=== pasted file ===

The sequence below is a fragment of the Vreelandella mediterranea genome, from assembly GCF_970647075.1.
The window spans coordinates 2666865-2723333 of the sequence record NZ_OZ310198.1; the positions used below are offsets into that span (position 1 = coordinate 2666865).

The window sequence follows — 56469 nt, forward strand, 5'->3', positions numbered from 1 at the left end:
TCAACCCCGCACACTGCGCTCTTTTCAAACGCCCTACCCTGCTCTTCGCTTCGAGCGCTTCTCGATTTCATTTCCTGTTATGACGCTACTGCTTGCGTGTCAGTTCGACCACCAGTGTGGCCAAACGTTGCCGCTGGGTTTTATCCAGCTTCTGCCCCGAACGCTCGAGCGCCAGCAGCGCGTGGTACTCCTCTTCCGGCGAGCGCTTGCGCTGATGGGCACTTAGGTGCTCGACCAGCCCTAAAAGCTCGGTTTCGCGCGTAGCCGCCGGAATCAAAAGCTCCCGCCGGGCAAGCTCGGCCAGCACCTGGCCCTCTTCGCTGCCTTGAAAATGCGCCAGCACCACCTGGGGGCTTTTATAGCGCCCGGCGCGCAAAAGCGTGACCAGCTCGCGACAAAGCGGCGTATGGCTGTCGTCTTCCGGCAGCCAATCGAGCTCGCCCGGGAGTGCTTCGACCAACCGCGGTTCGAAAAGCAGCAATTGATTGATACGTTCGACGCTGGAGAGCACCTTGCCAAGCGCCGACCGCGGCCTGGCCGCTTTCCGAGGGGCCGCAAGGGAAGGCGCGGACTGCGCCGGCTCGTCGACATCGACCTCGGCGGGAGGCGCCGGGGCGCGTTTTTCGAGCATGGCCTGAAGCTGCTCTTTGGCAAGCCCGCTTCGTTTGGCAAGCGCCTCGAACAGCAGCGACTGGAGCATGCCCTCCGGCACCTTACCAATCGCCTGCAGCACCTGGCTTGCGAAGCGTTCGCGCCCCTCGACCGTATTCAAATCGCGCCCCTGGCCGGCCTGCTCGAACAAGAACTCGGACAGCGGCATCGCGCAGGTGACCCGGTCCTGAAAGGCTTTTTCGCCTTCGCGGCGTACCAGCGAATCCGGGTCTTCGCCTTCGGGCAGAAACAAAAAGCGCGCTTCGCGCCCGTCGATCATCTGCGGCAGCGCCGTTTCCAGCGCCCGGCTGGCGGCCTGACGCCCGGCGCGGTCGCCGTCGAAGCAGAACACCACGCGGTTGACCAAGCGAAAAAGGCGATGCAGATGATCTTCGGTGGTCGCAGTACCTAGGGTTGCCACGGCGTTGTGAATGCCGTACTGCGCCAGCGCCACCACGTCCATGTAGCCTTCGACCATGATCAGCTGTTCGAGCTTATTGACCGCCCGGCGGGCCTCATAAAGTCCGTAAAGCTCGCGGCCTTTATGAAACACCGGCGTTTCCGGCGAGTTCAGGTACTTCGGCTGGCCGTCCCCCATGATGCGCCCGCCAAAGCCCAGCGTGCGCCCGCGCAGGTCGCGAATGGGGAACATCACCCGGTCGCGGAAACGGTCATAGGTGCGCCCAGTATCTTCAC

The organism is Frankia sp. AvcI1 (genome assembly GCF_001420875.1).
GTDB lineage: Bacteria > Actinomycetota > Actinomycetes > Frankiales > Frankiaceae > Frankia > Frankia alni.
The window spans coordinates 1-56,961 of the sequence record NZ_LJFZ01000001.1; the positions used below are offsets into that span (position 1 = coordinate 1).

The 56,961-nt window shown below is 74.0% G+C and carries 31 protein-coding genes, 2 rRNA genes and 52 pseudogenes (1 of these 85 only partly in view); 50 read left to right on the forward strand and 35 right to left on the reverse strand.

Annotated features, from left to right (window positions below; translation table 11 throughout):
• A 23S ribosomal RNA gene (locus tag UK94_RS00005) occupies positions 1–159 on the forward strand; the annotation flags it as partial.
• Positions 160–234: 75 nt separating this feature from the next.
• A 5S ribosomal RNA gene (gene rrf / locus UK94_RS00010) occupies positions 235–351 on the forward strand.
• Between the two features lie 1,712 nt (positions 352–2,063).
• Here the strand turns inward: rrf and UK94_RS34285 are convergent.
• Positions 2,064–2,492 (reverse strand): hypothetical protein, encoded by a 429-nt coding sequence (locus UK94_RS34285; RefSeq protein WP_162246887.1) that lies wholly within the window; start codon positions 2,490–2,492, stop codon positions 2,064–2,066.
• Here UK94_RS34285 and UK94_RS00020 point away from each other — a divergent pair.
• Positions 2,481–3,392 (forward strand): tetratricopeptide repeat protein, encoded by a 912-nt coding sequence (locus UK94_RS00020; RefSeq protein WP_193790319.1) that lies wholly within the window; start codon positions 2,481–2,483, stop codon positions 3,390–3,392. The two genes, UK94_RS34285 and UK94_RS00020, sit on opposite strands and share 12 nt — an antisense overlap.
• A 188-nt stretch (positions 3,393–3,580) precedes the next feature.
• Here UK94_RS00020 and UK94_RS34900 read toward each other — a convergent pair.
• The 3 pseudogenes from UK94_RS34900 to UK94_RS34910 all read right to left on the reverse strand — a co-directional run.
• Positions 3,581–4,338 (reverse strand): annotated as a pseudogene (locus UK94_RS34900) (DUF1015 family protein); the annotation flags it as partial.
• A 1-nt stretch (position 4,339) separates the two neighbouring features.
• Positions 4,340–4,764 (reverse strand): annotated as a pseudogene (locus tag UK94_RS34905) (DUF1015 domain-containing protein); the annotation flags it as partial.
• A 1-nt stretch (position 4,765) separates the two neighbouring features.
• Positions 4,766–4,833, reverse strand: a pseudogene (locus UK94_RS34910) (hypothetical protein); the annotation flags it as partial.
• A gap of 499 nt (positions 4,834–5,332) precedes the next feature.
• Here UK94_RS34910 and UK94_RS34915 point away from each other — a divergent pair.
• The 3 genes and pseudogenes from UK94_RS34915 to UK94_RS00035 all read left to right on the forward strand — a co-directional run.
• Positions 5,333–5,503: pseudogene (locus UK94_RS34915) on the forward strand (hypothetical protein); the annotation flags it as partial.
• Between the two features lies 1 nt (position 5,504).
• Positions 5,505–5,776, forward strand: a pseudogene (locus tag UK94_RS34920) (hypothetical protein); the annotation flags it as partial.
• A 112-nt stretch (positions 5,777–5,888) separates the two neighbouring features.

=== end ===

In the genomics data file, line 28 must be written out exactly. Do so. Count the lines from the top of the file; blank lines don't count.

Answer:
• The 3 genes and pseudogenes from UK94_RS34915 to UK94_RS00035 all read left to right on the forward strand — a co-directional run.